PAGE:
Deadly Floods Across Iran Leave Broad Paths of Destruction
Flash floods in Iran have killed at least 24 people and injured hundreds more after days of torrential rain caused rivers to overflow in various parts of the country, local news media reported on Tuesday.
The sudden, destructive deluge hit the country during Nowruz, the Iranian New Year, when many take to the road for vacations.
At least 19 people died in Shiraz, a city in southern Iran that is a popular tourist destination, according to the privately owned Tasnim News Agency, based in Tehran.
A flooded town in northern Iran on Saturday. More than 200 villages in the region were affected.CreditAli Dehghan/Fars News, Agence France-Presse — Getty Images
The floods also hit the northern provinces of Mazandaran and Golestan, killing at least five people and affecting more than 200 villages, Tasnim reported on Monday.
Video footage on social media showed people clinging to lampposts in an effort to avoid being washed away by a torrent of water and mud, with cars and other debris swept along in the tumult.
President Hassan Rouhani of Iran praised the efforts of the emergency services, including the police and troops.
“Floods in a number of provinces around the country, especially in Shiraz, which has left a number of our dear citizens dead and injured in addition to ample financial damages to our fellow Iranians, has caused great grief and sorrow,” Mr. Rouhani said in a statement on Monday.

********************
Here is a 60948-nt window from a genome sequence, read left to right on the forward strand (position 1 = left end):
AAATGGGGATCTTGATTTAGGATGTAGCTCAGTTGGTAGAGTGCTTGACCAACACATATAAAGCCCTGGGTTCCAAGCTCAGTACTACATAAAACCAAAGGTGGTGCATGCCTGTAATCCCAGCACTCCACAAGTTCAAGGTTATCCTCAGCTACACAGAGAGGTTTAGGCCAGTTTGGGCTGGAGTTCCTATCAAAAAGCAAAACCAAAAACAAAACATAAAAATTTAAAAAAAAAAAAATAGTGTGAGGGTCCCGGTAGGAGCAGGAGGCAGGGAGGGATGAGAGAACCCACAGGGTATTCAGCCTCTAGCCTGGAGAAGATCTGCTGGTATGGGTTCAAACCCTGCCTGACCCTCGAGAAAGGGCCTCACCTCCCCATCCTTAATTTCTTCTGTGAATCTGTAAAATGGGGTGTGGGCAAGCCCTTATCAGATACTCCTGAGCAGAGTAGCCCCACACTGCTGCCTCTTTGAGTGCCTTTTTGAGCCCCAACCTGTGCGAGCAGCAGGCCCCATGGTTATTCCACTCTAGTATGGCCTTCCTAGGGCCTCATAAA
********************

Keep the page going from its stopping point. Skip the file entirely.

Ayatollah Ali Khamenei, the supreme leader of Iran, on Sunday ordered the army to expand its efforts in the northern provinces. On Monday, he asked the military to respond in Shiraz, too.
The United Nations said on Monday that it was ready to support the “government-led rescue and relief efforts.”
Despite the apparent efforts of the authorities, Iran’s judiciary has started an investigation into the emergency response, Reuters reported.
“Any shortcomings regarding the handling of the floods, failure to provide relief and aid to the survivors, will be investigated,” Ebrahim Raisi, the head of the judiciary and a powerful cleric who lost to Mr. Rouhani in the 2017 presidential election, told the Iranian news agency Mizan on Sunday.
The Iranian energy minister, Reza Ardakanian, said global warming was the culprit.
“These floods in Iran are the result of climate change worldwide,” he told Tasnim, according to Reuters.
Torrential rain across the country is forecast to last for two more days, Tasnim said, citing the Iranian meteorological agency.